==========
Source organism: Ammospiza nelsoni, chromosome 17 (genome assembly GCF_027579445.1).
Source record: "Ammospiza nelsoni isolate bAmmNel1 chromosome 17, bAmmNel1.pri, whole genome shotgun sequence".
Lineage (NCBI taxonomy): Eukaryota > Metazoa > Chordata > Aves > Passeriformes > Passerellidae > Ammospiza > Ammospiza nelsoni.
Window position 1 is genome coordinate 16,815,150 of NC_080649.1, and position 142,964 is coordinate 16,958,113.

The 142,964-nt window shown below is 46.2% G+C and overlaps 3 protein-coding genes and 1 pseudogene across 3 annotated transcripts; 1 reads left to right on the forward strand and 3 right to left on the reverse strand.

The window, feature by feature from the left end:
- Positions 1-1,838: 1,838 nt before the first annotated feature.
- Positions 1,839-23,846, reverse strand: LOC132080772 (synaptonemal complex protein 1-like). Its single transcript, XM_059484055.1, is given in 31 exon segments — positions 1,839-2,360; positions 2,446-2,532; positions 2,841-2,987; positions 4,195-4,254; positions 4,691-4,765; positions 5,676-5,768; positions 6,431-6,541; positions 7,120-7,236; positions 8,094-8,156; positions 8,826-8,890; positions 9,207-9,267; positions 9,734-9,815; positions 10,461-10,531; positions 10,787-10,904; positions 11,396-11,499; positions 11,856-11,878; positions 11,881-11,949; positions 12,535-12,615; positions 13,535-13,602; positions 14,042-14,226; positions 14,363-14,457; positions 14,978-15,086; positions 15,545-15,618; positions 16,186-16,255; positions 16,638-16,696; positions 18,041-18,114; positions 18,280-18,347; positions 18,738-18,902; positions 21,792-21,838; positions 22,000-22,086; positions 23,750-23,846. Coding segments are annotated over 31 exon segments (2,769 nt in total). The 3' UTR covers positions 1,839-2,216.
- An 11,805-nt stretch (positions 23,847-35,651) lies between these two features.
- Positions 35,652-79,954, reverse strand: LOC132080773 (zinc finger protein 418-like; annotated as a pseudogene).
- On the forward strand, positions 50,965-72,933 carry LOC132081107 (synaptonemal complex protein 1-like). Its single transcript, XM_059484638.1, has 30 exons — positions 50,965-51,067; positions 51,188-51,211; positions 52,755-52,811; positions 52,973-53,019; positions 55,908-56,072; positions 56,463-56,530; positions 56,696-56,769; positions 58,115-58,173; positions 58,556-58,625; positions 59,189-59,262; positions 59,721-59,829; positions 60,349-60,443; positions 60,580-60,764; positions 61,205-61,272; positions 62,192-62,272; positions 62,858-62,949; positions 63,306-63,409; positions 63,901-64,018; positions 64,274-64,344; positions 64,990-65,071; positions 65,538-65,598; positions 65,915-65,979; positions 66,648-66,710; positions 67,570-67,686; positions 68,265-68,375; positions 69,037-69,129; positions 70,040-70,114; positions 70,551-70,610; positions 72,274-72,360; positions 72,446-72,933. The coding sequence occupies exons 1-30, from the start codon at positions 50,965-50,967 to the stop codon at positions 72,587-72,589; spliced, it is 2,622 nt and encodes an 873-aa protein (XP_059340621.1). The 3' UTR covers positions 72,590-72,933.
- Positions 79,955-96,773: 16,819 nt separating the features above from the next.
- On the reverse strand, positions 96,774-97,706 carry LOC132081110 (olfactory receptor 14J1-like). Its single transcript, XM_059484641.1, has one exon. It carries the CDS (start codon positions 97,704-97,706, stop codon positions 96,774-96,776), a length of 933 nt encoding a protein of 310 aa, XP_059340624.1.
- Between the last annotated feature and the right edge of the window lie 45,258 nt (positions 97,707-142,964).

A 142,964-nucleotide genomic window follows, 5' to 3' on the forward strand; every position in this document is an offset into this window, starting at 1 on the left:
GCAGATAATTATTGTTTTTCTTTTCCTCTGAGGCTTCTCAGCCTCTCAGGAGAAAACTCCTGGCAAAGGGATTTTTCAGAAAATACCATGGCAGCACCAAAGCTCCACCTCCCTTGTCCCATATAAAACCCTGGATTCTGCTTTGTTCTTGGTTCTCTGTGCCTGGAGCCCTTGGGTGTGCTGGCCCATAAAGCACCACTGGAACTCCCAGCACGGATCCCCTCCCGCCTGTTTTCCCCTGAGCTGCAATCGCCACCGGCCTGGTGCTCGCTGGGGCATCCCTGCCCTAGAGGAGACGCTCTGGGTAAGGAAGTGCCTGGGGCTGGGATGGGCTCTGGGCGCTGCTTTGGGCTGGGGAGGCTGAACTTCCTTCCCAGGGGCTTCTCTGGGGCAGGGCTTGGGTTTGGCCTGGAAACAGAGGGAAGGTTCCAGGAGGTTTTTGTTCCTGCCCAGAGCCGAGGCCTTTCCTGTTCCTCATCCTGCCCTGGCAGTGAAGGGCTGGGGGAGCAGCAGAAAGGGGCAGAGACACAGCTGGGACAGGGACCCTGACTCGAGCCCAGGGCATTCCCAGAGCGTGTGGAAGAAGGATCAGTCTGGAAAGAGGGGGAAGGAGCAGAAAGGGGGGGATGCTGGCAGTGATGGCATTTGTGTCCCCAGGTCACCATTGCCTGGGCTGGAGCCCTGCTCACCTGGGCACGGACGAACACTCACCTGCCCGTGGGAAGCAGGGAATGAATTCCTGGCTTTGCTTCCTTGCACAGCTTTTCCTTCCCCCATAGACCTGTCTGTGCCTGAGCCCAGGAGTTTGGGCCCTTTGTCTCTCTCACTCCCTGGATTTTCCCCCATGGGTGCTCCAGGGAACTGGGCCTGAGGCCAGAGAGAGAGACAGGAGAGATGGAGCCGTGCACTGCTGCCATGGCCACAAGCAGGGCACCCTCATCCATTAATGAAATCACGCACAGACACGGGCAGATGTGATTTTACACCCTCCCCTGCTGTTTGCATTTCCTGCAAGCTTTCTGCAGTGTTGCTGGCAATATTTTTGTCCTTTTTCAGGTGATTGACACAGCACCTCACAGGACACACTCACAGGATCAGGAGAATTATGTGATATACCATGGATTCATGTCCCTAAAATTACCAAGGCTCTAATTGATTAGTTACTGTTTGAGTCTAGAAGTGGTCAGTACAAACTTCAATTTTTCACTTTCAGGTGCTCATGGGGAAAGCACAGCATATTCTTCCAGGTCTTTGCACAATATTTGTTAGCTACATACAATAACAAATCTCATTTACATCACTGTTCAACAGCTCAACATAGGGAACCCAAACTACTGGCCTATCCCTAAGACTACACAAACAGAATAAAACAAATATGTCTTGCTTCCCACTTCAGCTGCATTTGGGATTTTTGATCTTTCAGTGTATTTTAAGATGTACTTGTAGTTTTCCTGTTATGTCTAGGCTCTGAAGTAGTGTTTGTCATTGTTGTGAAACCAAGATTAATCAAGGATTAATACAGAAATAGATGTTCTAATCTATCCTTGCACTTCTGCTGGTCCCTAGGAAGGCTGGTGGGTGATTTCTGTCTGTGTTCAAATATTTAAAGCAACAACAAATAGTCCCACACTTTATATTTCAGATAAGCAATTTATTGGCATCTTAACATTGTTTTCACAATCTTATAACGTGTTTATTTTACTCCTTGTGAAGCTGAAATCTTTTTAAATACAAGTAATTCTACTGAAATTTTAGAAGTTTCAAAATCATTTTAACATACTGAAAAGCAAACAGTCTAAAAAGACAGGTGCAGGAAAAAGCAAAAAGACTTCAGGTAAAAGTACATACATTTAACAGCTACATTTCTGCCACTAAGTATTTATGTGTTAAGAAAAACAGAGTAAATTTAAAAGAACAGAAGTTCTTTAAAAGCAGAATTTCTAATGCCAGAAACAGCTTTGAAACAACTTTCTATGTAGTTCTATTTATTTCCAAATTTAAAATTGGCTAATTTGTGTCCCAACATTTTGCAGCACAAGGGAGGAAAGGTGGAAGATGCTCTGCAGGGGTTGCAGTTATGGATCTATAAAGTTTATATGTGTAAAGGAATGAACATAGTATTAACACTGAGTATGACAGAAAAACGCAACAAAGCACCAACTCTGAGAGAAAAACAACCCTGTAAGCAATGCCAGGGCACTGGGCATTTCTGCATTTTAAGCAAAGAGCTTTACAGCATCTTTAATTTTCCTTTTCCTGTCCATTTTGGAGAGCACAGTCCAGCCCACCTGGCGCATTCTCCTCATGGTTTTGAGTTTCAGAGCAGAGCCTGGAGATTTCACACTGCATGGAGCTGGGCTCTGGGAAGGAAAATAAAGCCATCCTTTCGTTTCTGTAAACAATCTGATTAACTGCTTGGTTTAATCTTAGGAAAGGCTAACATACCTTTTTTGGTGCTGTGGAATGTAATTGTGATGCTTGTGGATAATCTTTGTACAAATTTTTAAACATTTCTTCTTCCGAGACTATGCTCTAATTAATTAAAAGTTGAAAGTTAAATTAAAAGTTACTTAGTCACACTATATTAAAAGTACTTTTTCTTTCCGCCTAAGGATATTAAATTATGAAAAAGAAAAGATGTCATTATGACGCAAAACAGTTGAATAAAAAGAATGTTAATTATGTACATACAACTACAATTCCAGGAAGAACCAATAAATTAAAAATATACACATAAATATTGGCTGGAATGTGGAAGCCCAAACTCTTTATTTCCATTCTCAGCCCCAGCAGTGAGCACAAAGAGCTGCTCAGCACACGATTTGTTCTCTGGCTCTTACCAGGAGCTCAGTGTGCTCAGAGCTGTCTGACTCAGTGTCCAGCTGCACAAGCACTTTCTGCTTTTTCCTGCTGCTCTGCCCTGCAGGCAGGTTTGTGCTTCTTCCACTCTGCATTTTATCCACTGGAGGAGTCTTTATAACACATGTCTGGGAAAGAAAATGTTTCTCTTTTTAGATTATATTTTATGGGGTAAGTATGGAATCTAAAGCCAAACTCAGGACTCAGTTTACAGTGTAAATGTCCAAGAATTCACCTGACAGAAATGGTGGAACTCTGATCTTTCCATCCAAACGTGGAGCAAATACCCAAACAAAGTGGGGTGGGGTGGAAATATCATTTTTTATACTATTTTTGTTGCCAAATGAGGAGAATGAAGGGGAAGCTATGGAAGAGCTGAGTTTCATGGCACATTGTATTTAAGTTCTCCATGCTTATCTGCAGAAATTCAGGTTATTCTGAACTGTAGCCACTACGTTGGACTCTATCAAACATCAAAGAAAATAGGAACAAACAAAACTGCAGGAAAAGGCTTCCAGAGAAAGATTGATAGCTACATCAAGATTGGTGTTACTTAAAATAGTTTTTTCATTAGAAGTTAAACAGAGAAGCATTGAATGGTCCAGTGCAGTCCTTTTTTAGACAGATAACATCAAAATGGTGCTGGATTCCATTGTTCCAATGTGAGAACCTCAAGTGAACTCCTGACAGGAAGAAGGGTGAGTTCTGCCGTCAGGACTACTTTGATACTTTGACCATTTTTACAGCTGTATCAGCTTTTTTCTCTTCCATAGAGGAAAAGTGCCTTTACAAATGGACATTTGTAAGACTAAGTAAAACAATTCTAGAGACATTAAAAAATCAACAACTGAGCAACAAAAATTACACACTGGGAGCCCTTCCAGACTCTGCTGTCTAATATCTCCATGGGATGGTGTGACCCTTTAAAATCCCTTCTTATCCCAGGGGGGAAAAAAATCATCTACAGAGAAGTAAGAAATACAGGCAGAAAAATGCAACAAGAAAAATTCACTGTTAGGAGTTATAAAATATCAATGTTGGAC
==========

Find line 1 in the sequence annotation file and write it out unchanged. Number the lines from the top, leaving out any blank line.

Source organism: Ammospiza nelsoni, chromosome 17 (genome assembly GCF_027579445.1).